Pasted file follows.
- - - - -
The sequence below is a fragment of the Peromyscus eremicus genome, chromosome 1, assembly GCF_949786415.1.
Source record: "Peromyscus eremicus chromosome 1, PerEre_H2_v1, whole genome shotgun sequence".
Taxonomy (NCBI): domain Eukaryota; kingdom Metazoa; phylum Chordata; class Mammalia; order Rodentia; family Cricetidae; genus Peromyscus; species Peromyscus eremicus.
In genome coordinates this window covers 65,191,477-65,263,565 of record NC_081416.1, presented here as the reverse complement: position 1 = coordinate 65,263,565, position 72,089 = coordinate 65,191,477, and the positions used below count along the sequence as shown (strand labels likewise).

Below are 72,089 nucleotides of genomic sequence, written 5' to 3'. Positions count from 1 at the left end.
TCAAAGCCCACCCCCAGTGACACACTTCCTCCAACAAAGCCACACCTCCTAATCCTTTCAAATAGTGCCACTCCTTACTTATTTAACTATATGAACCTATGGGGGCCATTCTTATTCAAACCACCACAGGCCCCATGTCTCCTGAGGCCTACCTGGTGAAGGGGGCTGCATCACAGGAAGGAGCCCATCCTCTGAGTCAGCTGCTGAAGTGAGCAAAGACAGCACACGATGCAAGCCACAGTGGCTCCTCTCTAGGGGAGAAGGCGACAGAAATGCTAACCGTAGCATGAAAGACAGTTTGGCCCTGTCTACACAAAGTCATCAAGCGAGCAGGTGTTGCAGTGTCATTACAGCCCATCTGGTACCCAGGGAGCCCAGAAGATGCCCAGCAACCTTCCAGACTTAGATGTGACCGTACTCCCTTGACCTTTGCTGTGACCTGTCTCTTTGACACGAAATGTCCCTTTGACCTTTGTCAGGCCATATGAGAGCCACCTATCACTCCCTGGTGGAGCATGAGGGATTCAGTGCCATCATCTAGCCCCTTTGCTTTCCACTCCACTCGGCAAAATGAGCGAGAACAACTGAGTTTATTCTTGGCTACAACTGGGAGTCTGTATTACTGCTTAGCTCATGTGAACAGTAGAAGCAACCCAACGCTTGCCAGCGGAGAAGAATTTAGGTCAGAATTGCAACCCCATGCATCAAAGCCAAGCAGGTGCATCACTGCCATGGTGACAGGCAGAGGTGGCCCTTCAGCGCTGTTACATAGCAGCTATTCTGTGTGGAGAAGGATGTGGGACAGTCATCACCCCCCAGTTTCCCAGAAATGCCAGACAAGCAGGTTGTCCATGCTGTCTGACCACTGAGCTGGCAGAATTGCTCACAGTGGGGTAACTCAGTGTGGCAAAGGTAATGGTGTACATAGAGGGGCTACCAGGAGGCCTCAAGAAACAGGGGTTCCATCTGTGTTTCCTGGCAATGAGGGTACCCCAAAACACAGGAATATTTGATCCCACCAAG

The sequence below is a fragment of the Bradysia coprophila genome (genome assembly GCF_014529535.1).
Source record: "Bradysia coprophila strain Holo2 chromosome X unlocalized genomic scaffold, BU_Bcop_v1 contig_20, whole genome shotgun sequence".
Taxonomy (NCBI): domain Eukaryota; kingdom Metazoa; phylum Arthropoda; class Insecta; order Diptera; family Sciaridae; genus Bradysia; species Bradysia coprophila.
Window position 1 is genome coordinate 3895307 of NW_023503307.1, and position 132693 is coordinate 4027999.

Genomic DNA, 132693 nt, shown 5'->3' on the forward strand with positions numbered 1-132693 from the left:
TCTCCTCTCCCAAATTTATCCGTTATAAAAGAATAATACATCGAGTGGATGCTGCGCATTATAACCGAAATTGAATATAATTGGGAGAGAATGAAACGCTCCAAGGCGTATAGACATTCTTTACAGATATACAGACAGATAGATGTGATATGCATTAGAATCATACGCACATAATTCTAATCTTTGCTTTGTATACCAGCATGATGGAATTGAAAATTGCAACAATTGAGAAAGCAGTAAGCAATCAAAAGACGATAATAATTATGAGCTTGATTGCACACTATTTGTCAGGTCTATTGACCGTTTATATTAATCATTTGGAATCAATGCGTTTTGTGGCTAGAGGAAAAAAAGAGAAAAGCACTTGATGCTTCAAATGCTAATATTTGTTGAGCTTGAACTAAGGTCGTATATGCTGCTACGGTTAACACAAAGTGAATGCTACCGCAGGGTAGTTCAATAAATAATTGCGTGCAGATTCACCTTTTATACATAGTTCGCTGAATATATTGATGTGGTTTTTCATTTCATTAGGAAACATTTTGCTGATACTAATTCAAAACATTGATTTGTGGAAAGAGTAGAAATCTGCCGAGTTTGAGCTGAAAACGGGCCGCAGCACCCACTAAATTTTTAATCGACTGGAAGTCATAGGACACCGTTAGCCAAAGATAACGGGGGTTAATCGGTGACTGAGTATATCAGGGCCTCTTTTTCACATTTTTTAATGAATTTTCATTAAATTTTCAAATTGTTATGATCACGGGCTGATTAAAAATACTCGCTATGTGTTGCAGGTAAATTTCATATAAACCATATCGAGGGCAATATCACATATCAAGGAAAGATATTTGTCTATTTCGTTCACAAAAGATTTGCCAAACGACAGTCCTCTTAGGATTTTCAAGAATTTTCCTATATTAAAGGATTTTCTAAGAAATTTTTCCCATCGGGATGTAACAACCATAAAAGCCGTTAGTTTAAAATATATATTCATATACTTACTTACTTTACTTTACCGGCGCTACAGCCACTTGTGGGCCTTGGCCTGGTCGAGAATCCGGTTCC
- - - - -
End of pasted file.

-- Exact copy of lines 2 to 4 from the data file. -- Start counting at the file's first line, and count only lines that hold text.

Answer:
Source record: "Peromyscus eremicus chromosome 1, PerEre_H2_v1, whole genome shotgun sequence".
Taxonomy (NCBI): domain Eukaryota; kingdom Metazoa; phylum Chordata; class Mammalia; order Rodentia; family Cricetidae; genus Peromyscus; species Peromyscus eremicus.
In genome coordinates this window covers 65,191,477-65,263,565 of record NC_081416.1, presented here as the reverse complement: position 1 = coordinate 65,263,565, position 72,089 = coordinate 65,191,477, and the positions used below count along the sequence as shown (strand labels likewise).